THE BLOG

The Power of the Pomegranate in Raising Hope in Halabja

22/04/2013 13:28 BST | Updated 22/04/2013 13:28 BST

Halabja in Iraqi Kurdistan is now once again increasingly known because Saddam Hussein committed his worst crime against humanity there. His forces rained down mustard gas and nerve agents on the town, murdered 5,000 people in minutes and permanently maimed many thousands more in March 1988.

But Halabja could come to be associated with something much more positive - the health-enhancing pomegranate. For Halabja is the source of some of the best varieties of this prized fruit which can be eaten, drunk by itself or mixed with other drinks and reduce cholesterol.

It could be a massive symbol of change if Halabja were to become known worldwide for pomegranates rather than weapons of mass destruction. Fortunately, the land wasn't contaminated around Halabja.

It would also help to kick-start the renewal of agriculture in Kurdistan, originally the bread basket of Iraq and where agriculture was itself founded centuries ago.

Agriculture was a major victim of Saddam's genocide against the Kurds. The countryside was turned into a free fire zone and all living things were shot on sight. Thousands of villages were destroyed, not partially but completely to the last brick. Wells were capped. Thousands were forced into concentration camps and men and boys of battle age were carted off to mass graves.

The damage was compounded by a badly mismanaged UN Oil-for-Food programme, which encouraged imports of cheap, low quality produce instead of supporting local production.

Decades later most Kurds have no farming skills. Over the last 40 years, the region has turned from being largely self-sufficient to one that imports around 90% of its food, although that is changing.

Kurdistan's plentiful oil and gas will provide a decent living for most but such resources are finite while agriculture is permanent. The Kurdistan Regional Government believes that the economic and productive development of the agrifood industry is strategically important to its food security and part of diversifying the economy.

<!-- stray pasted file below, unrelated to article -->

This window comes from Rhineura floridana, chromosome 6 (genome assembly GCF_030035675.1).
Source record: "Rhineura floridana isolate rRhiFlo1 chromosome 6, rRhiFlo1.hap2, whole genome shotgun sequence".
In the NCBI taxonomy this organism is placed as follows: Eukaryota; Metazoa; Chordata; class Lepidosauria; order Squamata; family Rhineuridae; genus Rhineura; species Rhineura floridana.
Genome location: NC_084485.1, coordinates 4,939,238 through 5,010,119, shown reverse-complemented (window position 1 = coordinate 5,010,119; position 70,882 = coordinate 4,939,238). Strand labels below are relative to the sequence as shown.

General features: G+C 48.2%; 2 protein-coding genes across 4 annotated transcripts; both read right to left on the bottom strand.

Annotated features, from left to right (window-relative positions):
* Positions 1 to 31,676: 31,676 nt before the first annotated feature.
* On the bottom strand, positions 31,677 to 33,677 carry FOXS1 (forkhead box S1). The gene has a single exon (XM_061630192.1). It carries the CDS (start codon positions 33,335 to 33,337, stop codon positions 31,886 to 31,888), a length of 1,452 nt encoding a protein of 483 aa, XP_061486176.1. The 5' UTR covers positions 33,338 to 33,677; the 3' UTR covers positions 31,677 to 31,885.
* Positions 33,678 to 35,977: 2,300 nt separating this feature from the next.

Kurdistan is maybe the fifth largest producer of pomegranates. They are not the only foods that the Region can produce. It is also endowed with over 80 varieties of grapes, fine mountain flower honey, apples, pears, okra and other fruits and vegetables. Few or no pesticides are used and only organic fertilizer is applied.

Some of this was displayed at successive World Fruit and Vegetable shows in London, where it was greeted with enthusiasm. The quality of its pomegranates sparked much interest and there have been efforts to create a viable supply chain.

It would do a power of good for Halabja itself which lags behind the rest of the Region in the development of its infrastructure. A booming pomegranate trade could also help revive its fine old agricultural college where, if the obvious enthusiasm of its staff and students were matched by decent funding, an agricultural renaissance could occur.

Kurdish pomegranates in our supermarkets and in our diet would do so much to rebrand Kurdistan as a coming place rather than one associated with barbarism.